3-D system inspects railroad tracks
Georgetown Rail Equipment Company (Georgetown, TX, USA; www.georgetownrail.com) required a faster, more efficient method to analyze track and provide a detailed report of track conditions based on an assortment of factors, but principally crosstie conditions. The standard method of track inspection requires a person to walk the track and subjectively grade the condition of wood or concrete crossties and fastener hardware by sight. Georgetown challenged machine-vision integrator Nagle Research (Austin, TX, USA; www.nagleresearch.com) to build a machine that could traveled along the track at speeds of up to 30 miles per hour while analyzing up to 70,000 ties.
Because various chemical treatments applied to wooden crossties stain them and would confuse 2-D analysis algorithms, Nagle Research developed a 3-D system that could be used to gather data regardless of tie discoloration. The company used a Ford F250 track-capable pickup truck, and built a retractable chassis in the bed of the truck to house two Ranger 3-D cameras from SICK IVP (Linköping, Sweden; www.sickivp.com) and laser equipment. The system can scan hundreds of miles of track in one day-with better than 0.08 in. resolution in all axes-and have a comprehensive report on more than two dozen track conditions prepared within 24 to 48 hours.
VDMA sees strong growth
At a press conference in Stuttgart, Dietmar Ley, CEO of Basler (Ahrensburg, Germany; www.baslerweb.com) and chairman of the Machine Vision Group of the VDMA (German Engineering Federation; Frankfurt am Main, Germany; www.vdma.org), described machine-vision market developments in Germany. He noted a projected total turnover among German vision companies in 2006 of €1.1 billion, a 9% increase from 2005. He also noted that, in 2005, 55% of the companies had fewer than 20 employees. Application-specific vision systems constituted 57% of the products sold; cameras constitute 55% of the components sold, with frame grabbers making up 13% and smart cameras an additional 15%.
Exports remain the growth engine of the German machine-vision industry, with 23% of total turnover going to the rest of Europe, 17% to the Americas, and 15% to Asia and the rest of the world. The percentage of total turnover exported from Germany rose from 44% in 2004 to 55% in 2005.
Reel system checks electronic components
BI Technologies (Fullerton, CA, USA; www.bitechnologies.com) produces a number of surface-mount electronic components on reels containing up to 4000 components. Many of these are glass-covered, which presents special problems in quality control testing. According to Stewart Beveridge, senior manufacturing engineer at a BI facility in the UK, “We had four highly trained people checking the components through microscopes. It took up to an hour to check each reel. The result was not easy to view and tired the inspectors. Faulty components had to be cut from the reel, and if more than seven components were found, the entire reel had to be reprocessed.”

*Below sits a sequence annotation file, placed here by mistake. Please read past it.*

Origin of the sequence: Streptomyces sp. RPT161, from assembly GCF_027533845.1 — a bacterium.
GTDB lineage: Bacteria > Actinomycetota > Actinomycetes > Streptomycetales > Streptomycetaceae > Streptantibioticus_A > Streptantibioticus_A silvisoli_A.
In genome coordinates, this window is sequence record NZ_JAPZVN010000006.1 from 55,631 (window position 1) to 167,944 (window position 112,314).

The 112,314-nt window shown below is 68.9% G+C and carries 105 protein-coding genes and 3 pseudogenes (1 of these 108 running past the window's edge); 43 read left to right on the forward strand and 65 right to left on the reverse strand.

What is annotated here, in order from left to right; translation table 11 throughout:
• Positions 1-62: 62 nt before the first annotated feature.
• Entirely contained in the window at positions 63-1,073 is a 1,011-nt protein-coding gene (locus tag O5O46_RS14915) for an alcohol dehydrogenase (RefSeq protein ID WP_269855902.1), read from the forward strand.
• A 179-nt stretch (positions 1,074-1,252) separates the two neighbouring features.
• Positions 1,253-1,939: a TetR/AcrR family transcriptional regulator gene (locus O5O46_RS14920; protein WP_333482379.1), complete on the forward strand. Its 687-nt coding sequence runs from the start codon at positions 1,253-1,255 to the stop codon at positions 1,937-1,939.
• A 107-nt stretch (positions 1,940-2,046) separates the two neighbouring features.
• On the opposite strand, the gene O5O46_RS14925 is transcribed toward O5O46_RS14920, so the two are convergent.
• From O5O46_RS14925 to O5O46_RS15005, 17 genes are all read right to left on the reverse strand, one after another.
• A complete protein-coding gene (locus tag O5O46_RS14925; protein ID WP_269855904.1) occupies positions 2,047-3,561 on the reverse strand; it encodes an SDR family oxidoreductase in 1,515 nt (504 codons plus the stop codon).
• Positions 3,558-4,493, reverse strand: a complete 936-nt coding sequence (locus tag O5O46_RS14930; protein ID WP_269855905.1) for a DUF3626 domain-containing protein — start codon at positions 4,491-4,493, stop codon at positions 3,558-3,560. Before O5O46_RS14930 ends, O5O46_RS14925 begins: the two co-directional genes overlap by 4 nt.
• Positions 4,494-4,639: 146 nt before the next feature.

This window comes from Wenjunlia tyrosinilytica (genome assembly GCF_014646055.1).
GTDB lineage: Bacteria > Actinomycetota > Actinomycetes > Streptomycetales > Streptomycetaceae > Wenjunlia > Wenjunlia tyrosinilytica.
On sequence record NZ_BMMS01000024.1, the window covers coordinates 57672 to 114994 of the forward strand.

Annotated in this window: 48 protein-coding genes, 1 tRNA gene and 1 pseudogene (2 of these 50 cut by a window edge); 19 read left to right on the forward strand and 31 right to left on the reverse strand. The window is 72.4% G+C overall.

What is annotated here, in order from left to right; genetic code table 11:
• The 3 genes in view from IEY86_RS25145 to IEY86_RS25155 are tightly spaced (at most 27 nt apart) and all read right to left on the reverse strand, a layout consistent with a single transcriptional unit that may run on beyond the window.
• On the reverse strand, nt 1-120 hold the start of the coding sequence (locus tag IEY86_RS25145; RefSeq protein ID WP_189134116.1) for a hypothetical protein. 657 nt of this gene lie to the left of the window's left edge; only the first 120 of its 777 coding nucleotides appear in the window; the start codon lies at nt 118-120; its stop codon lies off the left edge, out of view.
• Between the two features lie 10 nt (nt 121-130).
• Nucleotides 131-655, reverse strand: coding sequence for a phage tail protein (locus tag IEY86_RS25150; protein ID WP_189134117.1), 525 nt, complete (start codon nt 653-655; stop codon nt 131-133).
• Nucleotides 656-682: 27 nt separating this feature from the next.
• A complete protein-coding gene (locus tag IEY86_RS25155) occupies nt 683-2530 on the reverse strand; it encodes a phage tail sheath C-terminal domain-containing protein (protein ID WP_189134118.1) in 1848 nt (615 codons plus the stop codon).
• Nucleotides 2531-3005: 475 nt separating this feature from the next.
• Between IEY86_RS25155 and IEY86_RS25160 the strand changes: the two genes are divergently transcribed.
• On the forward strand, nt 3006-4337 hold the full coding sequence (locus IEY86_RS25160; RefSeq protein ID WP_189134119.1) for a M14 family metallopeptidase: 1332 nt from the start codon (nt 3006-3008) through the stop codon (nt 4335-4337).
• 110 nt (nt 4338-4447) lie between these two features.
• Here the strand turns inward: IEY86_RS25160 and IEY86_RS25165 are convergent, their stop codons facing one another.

BI called in Envisage Systems (Berkhamsted, UK; www.envisagesystems.co.uk), a company specializing in automated visual inspection systems for the electronic components industry. Envisage, in turn, consulted with Multipix Imaging (Petersfield, UK; www.multipix.com), a supplier of vision components. The system used at BI is based on a flexible mechanical design capable of accepting all formats of cameras, including linescan. It was designed to keep the mechanical elements as simple as possible and perform the more advanced features in the system control/image processing software. From a vibratory bowl feeder, the components are passed onto a belt transport mechanism, which moves the units into the inspection stations. The modular design of the system enables different camera configurations to be used. Originally the system was set up to house four cameras at two inspection stations, providing a top and side view of each component. The system has evolved with differing customer requirements to hold as many as 12 cameras.
X-ray movie system captures airbag ignition
From ignition of an automotive safety airbag to full deployment takes just 150 ms. The visible part of the process has been well documented; however, the first 10 to 20 ms during which the airbag is ignited and begins to unfold are essentially hidden from view with only isolated photos of this critical phase.
Philip Helberg and his colleagues at the Ernst Mach Institute of the Fraunhofer Institute for High-Speed Dynamics (Efringen-Kirchen, Germany; www.emi.fraunhofer.de) have developed a procedure that makes it possible to render the entire process visible. Using an extension of flash x-ray technology, he creates image sequences with intervals of no less than 10 μs at up to 100,000 frames per second. Exposure time per image is 20 ns so motion blurring is insignificant.
“A resolution of 1000 images per second is sufficient for examining the airbag ignition process,” says Helberg. The sequence begins about 5 ms after the airbag is activated, and finishes 8 images and 8 ms later. Multiple x-ray flashes irradiate the object under examination from one direction. The unabsorbed radiation strikes a fluorescent screen on the opposite side and illuminates it for 1.6 μs. The images are registered by a CCD camera or an array of cameras positioned behind the screen. With the help of these exposures, airbag manufacturers should be able to determine the best way to stow airbags in their housings so that they unfold in the optimum manner.